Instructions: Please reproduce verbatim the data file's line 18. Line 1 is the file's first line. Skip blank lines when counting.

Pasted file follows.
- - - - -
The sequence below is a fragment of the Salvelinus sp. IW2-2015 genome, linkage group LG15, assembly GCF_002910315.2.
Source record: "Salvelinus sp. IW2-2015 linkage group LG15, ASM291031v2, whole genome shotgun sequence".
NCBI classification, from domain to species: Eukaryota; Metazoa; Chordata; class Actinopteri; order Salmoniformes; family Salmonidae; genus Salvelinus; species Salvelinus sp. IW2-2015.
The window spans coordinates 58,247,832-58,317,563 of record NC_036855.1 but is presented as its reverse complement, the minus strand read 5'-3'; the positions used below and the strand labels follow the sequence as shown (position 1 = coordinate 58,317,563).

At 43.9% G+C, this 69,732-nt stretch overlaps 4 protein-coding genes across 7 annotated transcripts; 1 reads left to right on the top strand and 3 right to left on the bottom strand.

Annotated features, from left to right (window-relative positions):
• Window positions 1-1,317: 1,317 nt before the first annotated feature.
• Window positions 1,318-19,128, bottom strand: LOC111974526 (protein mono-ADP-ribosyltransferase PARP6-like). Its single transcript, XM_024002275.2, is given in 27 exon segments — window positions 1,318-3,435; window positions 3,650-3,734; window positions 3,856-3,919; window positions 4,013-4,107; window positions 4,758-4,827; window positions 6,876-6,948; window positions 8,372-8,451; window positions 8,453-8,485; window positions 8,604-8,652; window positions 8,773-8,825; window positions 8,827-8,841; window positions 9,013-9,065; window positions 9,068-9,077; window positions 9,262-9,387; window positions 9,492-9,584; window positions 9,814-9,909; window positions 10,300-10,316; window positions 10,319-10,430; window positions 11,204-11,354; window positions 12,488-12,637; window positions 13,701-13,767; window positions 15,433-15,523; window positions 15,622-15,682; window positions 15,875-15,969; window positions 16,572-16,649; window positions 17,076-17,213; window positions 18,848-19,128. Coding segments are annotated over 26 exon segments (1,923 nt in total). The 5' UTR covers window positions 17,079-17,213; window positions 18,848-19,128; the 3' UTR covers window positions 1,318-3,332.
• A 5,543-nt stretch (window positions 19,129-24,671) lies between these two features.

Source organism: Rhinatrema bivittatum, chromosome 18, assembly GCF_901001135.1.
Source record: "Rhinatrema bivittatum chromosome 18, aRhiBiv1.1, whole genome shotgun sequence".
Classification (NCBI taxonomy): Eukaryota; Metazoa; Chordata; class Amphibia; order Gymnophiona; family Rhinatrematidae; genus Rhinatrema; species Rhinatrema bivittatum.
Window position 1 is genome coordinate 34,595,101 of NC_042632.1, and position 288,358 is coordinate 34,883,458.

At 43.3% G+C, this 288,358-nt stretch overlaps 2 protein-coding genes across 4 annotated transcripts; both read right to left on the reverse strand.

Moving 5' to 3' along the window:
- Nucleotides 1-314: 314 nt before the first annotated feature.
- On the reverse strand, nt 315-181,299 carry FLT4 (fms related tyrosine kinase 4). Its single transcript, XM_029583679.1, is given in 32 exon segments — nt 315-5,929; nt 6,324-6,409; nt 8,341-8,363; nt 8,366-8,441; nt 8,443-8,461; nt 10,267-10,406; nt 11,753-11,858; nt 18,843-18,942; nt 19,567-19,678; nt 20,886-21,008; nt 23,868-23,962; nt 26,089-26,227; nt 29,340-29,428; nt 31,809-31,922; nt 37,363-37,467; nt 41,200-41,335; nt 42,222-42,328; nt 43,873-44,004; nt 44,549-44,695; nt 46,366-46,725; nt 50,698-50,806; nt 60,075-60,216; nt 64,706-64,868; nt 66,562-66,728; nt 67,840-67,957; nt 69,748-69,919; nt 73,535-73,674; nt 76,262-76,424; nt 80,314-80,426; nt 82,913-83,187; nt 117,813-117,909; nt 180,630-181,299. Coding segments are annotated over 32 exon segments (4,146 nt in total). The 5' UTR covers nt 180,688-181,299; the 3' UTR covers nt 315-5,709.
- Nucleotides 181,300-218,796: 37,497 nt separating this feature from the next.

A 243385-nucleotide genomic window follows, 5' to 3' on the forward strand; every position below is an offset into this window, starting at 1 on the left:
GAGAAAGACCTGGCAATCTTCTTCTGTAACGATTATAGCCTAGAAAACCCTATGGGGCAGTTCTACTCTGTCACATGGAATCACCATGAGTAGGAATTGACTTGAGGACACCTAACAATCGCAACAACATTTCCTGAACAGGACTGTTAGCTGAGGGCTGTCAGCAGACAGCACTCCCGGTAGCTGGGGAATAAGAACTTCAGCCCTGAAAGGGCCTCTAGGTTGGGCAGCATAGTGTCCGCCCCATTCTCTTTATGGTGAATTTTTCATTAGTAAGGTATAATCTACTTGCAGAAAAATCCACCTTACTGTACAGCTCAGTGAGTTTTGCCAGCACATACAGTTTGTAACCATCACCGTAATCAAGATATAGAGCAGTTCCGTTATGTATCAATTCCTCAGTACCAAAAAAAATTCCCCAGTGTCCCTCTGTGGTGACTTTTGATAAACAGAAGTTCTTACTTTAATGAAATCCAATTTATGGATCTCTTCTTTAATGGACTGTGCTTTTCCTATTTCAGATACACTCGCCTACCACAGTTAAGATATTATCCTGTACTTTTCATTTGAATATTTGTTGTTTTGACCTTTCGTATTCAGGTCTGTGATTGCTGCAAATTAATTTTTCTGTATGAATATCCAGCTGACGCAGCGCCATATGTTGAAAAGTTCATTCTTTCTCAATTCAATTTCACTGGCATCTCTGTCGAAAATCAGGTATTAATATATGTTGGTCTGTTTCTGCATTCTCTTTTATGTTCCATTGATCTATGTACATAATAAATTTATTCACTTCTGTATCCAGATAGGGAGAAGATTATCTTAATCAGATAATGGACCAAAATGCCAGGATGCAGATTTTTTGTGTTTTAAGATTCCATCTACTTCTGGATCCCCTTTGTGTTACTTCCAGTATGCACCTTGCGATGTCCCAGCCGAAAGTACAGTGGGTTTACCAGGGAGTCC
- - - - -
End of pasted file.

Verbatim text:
- Nucleotides 181,300-218,796: 37,497 nt separating this feature from the next.